The Citadel ★★★★

There are some aspects to The Citadel that haven't aged terribly well. The gender politics are exceptionally dated, which is jarring considering the woman with the biggest role is the famously outspoken Rosalind Russell. It's exactly the kind of well-meaning drama that sort of loses itself in its own importance--nowadays we call that Oscarbait.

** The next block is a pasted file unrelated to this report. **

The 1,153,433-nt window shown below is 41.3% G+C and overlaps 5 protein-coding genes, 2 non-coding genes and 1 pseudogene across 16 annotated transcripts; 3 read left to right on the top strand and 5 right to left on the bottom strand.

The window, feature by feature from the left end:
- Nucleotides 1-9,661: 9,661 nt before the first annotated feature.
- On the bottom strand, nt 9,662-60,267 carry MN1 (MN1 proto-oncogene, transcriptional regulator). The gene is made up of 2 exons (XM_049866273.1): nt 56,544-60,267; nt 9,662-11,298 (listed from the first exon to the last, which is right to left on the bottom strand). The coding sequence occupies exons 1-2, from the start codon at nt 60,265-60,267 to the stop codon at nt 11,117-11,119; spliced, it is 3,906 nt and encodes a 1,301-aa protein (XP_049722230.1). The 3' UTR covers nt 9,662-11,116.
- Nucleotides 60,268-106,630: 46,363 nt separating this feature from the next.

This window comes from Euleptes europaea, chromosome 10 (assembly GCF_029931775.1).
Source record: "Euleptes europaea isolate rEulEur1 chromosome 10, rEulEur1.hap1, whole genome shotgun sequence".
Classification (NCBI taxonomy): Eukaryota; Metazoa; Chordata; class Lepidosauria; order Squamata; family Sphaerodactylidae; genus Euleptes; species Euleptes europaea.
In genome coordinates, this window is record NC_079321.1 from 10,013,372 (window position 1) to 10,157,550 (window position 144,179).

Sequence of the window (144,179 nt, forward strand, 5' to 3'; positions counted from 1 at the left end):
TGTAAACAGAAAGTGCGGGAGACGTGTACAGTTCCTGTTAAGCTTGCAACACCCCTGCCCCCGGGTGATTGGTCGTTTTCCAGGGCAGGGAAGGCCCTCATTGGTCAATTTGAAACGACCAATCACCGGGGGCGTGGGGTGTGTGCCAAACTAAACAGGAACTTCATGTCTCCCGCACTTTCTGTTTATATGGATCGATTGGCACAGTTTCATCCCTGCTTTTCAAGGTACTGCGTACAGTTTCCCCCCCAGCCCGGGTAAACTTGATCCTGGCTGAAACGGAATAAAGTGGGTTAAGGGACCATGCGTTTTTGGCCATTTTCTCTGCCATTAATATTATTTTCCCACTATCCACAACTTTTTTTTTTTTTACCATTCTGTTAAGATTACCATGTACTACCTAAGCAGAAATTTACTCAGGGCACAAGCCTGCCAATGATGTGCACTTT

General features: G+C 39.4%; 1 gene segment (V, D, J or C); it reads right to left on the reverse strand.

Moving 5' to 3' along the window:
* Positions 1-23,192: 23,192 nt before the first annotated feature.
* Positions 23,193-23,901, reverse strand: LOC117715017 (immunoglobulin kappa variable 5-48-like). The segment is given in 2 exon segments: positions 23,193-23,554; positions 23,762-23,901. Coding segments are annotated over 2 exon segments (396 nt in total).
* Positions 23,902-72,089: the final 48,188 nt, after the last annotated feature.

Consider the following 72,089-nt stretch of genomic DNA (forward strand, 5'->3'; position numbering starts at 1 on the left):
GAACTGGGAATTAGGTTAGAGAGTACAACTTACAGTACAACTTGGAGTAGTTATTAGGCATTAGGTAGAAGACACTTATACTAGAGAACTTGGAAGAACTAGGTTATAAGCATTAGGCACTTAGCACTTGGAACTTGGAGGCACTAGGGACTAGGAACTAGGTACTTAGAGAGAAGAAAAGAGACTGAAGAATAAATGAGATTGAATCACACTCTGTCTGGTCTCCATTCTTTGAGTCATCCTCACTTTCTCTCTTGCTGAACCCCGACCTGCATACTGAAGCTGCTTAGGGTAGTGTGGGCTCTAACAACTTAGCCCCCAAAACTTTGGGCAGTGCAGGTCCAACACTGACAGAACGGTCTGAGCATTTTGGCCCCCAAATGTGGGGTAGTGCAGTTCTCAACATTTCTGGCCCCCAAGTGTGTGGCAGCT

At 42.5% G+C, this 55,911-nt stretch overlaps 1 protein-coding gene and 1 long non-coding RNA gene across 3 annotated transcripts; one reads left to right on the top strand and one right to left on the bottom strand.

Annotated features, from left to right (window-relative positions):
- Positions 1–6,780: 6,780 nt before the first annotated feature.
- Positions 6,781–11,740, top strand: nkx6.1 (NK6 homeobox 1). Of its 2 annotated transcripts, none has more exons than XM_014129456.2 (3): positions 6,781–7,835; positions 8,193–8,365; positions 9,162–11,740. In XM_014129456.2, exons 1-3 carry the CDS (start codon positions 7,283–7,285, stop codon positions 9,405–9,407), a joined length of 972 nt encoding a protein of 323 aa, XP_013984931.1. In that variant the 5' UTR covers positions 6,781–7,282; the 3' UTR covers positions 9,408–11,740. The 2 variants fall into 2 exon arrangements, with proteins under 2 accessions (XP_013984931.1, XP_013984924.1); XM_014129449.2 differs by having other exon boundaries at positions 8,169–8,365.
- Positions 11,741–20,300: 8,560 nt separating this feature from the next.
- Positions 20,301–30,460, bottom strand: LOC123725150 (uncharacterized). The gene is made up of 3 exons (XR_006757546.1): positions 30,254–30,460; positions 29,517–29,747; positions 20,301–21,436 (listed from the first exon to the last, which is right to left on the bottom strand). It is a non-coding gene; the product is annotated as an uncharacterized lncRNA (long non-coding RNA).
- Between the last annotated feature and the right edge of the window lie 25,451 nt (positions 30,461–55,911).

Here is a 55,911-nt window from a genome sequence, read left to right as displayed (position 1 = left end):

What exactly is the charm in this film then? It's fairly stodgy, very academic, and wears it's datedness proudly. Underneath those things, however, King Vidor directs with a surprisingly delicate touch. What should be the dullest film ever nominated by the Academy is instead made into a well-humored and good-natured one that lilts along with surprising grace. Unquestionably, however, the film's greatest asset is Robert Donat. One year before he would win his Oscar for Goodbye, Mr. Chips, Donat is remarkable here. He finds both levity and truth in Dr. Andrew Manson, and makes every phase of the man's arc believable and moving. From his early scenes as an eager young doctor to his days as an embittered, callous sell-out, Donat delivers a terrifically fully realized performance.